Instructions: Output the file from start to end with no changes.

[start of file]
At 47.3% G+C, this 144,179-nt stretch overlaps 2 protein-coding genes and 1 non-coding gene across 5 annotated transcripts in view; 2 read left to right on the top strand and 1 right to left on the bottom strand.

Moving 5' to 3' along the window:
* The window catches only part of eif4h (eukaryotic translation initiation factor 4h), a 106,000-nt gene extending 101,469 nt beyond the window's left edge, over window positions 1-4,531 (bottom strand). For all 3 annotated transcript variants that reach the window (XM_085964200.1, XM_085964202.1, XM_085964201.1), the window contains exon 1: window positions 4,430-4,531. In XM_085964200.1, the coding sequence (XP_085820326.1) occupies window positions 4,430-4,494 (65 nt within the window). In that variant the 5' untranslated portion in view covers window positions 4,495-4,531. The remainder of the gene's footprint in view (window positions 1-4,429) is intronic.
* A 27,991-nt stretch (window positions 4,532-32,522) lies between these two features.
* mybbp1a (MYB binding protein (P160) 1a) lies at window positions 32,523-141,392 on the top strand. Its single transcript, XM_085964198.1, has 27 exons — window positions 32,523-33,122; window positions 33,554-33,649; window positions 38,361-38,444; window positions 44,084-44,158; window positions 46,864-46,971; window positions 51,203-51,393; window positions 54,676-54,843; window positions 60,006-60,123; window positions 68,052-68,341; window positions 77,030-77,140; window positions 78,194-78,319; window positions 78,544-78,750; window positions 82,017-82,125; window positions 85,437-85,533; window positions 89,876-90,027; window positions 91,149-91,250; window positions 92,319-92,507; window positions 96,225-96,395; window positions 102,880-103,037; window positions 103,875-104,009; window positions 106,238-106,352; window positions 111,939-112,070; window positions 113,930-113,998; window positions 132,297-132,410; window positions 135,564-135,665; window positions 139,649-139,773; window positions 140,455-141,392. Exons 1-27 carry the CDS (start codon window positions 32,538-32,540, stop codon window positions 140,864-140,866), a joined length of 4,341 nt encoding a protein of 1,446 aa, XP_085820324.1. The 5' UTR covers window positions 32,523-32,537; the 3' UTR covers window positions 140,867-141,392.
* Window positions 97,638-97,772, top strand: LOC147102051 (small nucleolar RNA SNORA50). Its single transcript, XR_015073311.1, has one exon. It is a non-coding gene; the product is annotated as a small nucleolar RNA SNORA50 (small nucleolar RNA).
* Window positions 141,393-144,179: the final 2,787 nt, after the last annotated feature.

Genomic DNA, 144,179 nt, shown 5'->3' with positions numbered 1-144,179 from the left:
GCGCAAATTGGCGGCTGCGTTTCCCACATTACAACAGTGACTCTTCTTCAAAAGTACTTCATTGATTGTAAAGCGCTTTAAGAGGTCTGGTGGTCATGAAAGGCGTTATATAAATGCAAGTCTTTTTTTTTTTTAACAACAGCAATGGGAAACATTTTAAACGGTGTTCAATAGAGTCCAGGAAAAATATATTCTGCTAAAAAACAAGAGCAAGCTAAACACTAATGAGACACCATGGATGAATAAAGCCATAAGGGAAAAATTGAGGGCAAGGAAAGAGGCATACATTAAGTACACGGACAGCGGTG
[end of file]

At 47.3% G+C, this 144,179-nt stretch overlaps 2 protein-coding genes and 1 non-coding gene across 5 annotated transcripts in view; 2 read left to right on the top strand and 1 right to left on the bottom strand.

Moving 5' to 3' along the window:
* The window catches only part of eif4h (eukaryotic translation initiation factor 4h), a 106,000-nt gene extending 101,469 nt beyond the window's left edge, over window positions 1-4,531 (bottom strand). For all 3 annotated transcript variants that reach the window (XM_085964200.1, XM_085964202.1, XM_085964201.1), the window contains exon 1: window positions 4,430-4,531. In XM_085964200.1, the coding sequence (XP_085820326.1) occupies window positions 4,430-4,494 (65 nt within the window). In that variant the 5' untranslated portion in view covers window positions 4,495-4,531. The remainder of the gene's footprint in view (window positions 1-4,429) is intronic.
* A 27,991-nt stretch (window positions 4,532-32,522) lies between these two features.
* mybbp1a (MYB binding protein (P160) 1a) lies at window positions 32,523-141,392 on the top strand. Its single transcript, XM_085964198.1, has 27 exons — window positions 32,523-33,122; window positions 33,554-33,649; window positions 38,361-38,444; window positions 44,084-44,158; window positions 46,864-46,971; window positions 51,203-51,393; window positions 54,676-54,843; window positions 60,006-60,123; window positions 68,052-68,341; window positions 77,030-77,140; window positions 78,194-78,319; window positions 78,544-78,750; window positions 82,017-82,125; window positions 85,437-85,533; window positions 89,876-90,027; window positions 91,149-91,250; window positions 92,319-92,507; window positions 96,225-96,395; window positions 102,880-103,037; window positions 103,875-104,009; window positions 106,238-106,352; window positions 111,939-112,070; window positions 113,930-113,998; window positions 132,297-132,410; window positions 135,564-135,665; window positions 139,649-139,773; window positions 140,455-141,392. Exons 1-27 carry the CDS (start codon window positions 32,538-32,540, stop codon window positions 140,864-140,866), a joined length of 4,341 nt encoding a protein of 1,446 aa, XP_085820324.1. The 5' UTR covers window positions 32,523-32,537; the 3' UTR covers window positions 140,867-141,392.
* Window positions 97,638-97,772, top strand: LOC147102051 (small nucleolar RNA SNORA50). Its single transcript, XR_015073311.1, has one exon. It is a non-coding gene; the product is annotated as a small nucleolar RNA SNORA50 (small nucleolar RNA).
* Window positions 141,393-144,179: the final 2,787 nt, after the last annotated feature.

Genomic DNA, 144,179 nt, shown 5'->3' with positions numbered 1-144,179 from the left:
GCGCAAATTGGCGGCTGCGTTTCCCACATTACAACAGTGACTCTTCTTCAAAAGTACTTCATTGATTGTAAAGCGCTTTAAGAGGTCTGGTGGTCATGAAAGGCGTTATATAAATGCAAGTCTTTTTTTTTTTTAACAACAGCAATGGGAAACATTTTAAACGGTGTTCAATAGAGTCCAGGAAAAATATATTCTGCTAAAAAACAAGAGCAAGCTAAACACTAATGAGACACCATGGATGAATAAAGCCATAAGGGAAAAATTGAGGGCAAGGAAAGAGGCATACATTAAGTACACGGACAGCGGTG